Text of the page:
Vivian Fernandes is a senior journalist with nearly 30 years of practice, 19 of them in television, all of which he spent at TV18. Vivian’s last assignment was as executive editor of a book on India and China written by the founder of the Network 18 group, Mr Raghav Bahl. He has been an observer of Indian business and politics, and had reported on economic policy making as reporter, chief of Delhi bureau of correspondents and economic policy editor. Vivian has traveled abroad with Prime Ministers Narasimha Rao, Atal Behari Vajpayee and Manmohan Singh. He was also reported on the World Trade Organization’s trade talks from Cancun, Hong Kong and Geneva. He continues his association with the Network18 group, but not as an employee.
Are Delhi's three private electricity distribution companies gouging consumers as Arvind Kejriwal of the Aam Aadmi Party claims? Ever since the state monopoly was abolished 12 years ago, power tariffs in the city have risen at a compounded annual rate of 7.5 per cent in the lowest slab and 5 per cent in the highest.
This is more or less in line with inflation. In the lowest slab rate rates have more than doubled from Rs 1.70 a unit to Rs 3.70 over 11 years. For those consuming 400 units or more a month, the rates have risen by 66 percent to Rs 6.40. According to the distribution companies, Delhi's residents are paying less than those in other cities. Power outages are infrequent in the city, unlike when the government was supplying power. In Delhi's neighbourhood, power cuts are common and people pay as much as Rs 11 a unit for captive power in privately-built societies.
Are these rates still exorbitant? When reforms were launched, we were promised that rates would actually fall. This is because, a little more than 50 per cent of power supplied to the city was not billed.
This was partly on account of technical losses, but mostly due to theft. In East Delhi, more than 60 per cent of power was unaccounted for. The private companies have reduced losses by 70 per cent in these 11 years. So Delhi'ites have reason to feel aggrieved, though private suppliers say that the cost of power they buy has risen three-fold during this time.
On paper there are safeguards against profiteering. The power suppliers cannot earn more than 16 per cent return on their equity. And since the Delhi government has a 49 per cent stake in each of them, half of whatever profits they make with return to the citizens.
But the distribution companies have other ways, like cost padding, also known as gold plating, to make money. A former chairman of the regulatory commission found that one of them had inflated their investment by Rs 533 cr, by routing purchases of equipment through a group company.
Power rates are decided by regulators. If they are scrupulous, they will resist inducements to aggrandize the power suppliers at the cost of consumers. And if they are not, they will susceptible to suspect cost data.
Power suppliers say that Delhi's consumers are not paying enough and that there is an unmet revenue gap of Rs 19,000 cr. But while they claim to be bleeding and secure equity infusions from the government, their balance sheets say another story.
For instance, the Tata Power company, which supplies to north Delhi claimed that its revenue fell short of expenditure in 2009-10 by Rs 1,356 cr, when it actually made a profit of Rs 260 cr. Privatization of power in Delhi has been a flawed exercise.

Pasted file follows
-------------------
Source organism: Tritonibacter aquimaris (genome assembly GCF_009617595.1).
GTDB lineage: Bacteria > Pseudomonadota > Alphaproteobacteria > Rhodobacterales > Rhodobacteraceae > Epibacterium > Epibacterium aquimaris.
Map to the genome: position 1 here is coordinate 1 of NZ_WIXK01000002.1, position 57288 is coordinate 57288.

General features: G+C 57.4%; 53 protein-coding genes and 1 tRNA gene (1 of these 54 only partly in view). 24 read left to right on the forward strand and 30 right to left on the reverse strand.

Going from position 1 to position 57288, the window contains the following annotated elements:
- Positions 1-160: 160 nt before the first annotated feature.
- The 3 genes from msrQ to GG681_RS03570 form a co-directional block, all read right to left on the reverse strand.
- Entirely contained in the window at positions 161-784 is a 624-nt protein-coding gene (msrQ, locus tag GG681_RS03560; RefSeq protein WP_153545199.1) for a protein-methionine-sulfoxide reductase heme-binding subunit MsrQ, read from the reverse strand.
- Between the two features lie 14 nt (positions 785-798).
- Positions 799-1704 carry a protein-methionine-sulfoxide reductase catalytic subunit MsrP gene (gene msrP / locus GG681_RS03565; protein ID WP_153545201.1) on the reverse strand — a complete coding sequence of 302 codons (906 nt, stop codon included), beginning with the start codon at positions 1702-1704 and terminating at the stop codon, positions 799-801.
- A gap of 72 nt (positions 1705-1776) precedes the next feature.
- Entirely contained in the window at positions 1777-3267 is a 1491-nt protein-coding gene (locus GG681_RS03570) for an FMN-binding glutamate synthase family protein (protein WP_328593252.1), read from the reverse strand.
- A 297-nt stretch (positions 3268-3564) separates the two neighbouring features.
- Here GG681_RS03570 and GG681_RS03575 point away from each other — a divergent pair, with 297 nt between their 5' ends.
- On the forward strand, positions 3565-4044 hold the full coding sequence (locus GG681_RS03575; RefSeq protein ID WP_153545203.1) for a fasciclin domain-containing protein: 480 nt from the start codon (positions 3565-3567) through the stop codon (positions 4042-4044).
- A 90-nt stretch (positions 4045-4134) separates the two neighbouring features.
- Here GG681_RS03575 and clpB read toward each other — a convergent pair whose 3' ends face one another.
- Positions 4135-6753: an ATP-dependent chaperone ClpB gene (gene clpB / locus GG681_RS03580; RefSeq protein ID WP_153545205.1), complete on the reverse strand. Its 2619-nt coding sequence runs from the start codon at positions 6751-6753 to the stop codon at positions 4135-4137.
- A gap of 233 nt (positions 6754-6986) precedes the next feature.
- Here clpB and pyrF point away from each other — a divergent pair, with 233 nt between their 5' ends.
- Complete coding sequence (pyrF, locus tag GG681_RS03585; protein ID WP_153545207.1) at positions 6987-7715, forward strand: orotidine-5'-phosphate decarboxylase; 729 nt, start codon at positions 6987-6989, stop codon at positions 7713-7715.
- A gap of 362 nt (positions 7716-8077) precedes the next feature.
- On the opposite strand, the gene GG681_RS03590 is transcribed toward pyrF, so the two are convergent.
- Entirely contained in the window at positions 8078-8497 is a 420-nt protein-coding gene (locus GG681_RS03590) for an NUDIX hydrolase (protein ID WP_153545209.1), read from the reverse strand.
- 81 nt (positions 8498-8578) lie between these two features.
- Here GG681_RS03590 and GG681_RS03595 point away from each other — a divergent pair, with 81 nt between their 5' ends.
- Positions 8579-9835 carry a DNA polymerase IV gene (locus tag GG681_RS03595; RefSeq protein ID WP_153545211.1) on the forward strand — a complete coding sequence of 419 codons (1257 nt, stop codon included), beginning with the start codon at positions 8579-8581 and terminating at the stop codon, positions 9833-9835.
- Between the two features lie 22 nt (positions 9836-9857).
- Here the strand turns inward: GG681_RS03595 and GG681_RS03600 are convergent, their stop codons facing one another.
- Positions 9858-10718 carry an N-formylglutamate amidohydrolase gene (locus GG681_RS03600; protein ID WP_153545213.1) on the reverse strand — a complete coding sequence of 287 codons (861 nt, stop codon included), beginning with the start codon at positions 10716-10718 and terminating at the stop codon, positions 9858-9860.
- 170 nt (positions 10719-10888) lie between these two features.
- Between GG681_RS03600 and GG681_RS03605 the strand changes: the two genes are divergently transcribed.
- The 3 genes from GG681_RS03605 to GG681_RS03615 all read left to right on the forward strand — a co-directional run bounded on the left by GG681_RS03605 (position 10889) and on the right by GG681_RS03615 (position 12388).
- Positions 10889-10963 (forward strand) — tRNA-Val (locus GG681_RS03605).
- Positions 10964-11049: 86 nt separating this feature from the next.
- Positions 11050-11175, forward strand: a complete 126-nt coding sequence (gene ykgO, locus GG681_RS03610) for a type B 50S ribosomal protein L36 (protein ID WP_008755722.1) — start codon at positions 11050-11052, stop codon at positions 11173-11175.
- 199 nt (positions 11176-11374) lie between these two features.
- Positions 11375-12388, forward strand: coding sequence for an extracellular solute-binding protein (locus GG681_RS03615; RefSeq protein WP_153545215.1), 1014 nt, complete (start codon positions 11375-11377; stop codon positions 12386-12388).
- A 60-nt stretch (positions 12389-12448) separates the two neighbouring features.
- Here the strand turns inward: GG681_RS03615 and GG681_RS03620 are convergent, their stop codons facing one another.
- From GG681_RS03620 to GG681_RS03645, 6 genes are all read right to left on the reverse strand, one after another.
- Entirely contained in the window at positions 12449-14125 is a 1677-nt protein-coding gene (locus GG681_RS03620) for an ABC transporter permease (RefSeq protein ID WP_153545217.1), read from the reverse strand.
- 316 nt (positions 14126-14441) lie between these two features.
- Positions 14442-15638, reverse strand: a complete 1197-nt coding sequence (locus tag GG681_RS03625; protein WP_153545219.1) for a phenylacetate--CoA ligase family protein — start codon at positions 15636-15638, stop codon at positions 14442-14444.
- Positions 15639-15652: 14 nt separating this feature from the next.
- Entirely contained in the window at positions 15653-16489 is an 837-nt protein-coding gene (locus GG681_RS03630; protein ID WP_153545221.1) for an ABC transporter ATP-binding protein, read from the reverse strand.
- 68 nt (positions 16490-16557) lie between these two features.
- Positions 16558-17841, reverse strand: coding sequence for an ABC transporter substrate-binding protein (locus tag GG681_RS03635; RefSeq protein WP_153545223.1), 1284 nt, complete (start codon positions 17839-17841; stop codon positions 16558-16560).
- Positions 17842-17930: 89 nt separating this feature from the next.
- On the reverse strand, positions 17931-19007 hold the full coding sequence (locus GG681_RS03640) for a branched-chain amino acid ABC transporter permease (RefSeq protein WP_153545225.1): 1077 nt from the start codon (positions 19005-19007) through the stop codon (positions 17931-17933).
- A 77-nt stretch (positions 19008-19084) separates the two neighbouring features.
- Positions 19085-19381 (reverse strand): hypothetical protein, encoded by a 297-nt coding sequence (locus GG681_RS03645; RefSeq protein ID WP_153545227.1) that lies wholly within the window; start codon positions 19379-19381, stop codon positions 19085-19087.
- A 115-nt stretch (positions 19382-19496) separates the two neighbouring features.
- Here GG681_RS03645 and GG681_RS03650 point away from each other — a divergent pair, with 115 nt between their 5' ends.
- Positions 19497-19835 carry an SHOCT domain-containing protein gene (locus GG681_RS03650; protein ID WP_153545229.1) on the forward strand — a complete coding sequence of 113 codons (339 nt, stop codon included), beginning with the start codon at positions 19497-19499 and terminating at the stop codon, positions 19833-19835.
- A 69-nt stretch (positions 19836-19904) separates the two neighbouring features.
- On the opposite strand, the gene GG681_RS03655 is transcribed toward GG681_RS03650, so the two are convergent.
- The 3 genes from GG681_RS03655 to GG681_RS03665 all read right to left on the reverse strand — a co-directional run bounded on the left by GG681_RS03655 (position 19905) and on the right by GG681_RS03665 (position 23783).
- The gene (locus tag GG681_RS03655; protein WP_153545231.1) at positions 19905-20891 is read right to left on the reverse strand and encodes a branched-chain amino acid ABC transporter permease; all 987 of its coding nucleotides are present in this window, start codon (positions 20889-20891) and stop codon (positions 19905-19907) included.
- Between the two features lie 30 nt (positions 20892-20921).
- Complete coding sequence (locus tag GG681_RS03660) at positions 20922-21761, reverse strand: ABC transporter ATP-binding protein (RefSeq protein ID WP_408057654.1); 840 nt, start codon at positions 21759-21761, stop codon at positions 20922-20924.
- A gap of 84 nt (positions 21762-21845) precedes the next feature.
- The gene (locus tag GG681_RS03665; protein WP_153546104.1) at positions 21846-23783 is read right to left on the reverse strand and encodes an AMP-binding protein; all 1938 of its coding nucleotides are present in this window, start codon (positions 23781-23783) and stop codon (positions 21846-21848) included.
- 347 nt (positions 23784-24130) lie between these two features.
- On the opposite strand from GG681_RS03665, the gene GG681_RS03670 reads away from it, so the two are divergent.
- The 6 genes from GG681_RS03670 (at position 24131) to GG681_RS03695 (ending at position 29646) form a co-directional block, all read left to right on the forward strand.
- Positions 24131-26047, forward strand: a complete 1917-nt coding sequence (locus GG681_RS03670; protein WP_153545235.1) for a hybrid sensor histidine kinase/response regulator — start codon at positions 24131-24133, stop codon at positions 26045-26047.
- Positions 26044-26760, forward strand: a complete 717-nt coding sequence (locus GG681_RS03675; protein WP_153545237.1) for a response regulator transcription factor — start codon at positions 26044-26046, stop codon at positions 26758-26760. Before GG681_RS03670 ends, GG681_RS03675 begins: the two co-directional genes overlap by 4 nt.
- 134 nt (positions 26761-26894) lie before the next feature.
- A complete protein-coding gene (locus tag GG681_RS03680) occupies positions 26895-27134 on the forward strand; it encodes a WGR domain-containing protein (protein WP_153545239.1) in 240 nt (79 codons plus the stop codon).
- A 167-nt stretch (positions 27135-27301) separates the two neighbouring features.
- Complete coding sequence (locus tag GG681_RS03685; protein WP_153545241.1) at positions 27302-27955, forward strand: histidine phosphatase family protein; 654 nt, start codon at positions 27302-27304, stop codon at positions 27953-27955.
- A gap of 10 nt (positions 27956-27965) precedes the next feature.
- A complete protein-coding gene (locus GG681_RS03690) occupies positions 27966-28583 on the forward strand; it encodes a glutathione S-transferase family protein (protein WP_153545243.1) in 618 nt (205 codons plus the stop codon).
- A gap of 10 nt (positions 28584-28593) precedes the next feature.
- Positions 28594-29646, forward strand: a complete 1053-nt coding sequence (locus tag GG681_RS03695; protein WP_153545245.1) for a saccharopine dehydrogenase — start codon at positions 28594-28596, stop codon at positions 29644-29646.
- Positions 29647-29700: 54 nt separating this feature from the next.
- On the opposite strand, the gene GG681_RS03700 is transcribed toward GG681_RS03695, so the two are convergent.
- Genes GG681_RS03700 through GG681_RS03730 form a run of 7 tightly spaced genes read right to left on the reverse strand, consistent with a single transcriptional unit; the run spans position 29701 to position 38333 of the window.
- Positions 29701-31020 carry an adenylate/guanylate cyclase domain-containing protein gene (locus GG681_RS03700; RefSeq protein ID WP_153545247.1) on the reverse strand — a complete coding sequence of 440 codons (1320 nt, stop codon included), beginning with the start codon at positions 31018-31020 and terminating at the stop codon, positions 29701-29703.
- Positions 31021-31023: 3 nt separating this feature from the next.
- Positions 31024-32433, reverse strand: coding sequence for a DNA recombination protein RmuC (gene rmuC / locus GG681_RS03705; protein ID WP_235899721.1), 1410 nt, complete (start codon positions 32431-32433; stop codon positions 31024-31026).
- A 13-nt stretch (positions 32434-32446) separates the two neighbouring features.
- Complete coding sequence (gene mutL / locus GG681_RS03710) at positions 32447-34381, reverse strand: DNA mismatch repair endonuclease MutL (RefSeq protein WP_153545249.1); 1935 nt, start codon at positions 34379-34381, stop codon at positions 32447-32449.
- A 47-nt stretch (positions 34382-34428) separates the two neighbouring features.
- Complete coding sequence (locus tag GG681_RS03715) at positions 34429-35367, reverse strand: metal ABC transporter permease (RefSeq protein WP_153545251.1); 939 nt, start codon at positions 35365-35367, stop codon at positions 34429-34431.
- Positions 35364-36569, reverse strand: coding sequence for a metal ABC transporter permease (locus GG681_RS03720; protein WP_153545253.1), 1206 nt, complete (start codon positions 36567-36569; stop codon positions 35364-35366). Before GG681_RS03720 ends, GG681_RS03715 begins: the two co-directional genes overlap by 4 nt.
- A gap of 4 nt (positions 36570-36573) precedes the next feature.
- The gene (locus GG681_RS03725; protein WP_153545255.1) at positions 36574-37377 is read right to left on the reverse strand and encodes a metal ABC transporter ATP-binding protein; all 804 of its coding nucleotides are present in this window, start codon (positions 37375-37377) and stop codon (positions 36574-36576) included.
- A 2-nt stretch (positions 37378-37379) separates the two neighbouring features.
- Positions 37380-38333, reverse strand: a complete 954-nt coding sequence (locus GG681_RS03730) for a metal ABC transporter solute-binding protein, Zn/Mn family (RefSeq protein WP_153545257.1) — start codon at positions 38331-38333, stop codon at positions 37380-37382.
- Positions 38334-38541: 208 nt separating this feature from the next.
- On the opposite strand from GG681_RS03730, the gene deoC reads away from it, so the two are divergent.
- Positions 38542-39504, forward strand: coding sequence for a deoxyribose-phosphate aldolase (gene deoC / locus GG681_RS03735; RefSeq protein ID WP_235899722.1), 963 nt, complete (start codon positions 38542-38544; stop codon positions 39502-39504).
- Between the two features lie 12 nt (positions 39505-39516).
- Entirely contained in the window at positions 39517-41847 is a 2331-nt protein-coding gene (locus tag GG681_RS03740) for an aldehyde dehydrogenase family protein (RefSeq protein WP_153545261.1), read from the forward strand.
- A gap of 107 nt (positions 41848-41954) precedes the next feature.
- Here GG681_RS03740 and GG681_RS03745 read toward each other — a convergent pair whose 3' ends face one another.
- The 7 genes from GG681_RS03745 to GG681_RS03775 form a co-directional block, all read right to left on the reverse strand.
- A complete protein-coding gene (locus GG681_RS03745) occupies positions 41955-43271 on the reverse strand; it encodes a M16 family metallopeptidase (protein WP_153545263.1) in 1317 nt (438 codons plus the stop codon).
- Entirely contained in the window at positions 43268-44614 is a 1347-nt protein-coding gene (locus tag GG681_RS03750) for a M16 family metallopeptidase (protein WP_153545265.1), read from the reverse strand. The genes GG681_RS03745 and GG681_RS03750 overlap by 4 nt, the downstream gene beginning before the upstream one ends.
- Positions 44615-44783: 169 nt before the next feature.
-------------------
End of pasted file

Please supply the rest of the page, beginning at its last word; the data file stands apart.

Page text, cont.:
There was very poor response to the bidding process. The government gave a loan of Rs 3,450 cr to the private suppliers avoid tariff shocks. This loan was to be repaid in 13 years. Nothing has been heard of it. The assets of the incumbent which they inherited were also said to be under-valued.
Despite these inadequacies Delhi'ites are better off than before. The state-owned Delhi Vidyut Board's share of unbilled power rose from 7 percent in 1953 to over 50 percent in 2000. Private companies have reversed that trend. And in the ten years to privatization, DVB's losses rose from Rs 203 cr to Rs 1,100 cr.
Power outages are rare; the quality of power has improved a lot and so has the response to consumer complaints. But the true gains of privatization can accrue only when competition is further honed. This means, not trusting the regulators or the power suppliers but reposing faith in the market.
The Electricity Act of 2003 provides for free competition. Delhi's power privatization was premised on open access after 2008. This means, allowing large consumers (of 1 MW and above, like housing societies) to choose their supplier, just as we choose the providers of telecom services.
The regulator did initiate a public hearing for this in 2008 but says the response was poor. It is time that the government lowers the 1 MW limit and takes the initiative to usher in true competition. What we now have are private monopolies in place of a state-owned one.
In 1989, UK reformed its electricity sector and allowed consumers to choose their supplier. The result was that power tariffs fell by 30 percent in the subsequent decade, says Gajendra Haldea, adviser to Planning Commission Deputy Chairman and a key draughtsman of the 2003 electricity bill.
So instead of telling the people of Delhi to be lawless and not to pay for the power they consume, Arvind Kejriwal should demand an audit into the behavior of the power companies and also press for open access. A free for all among suppliers should ensure better price discovery than the current arrangement which can be collusive.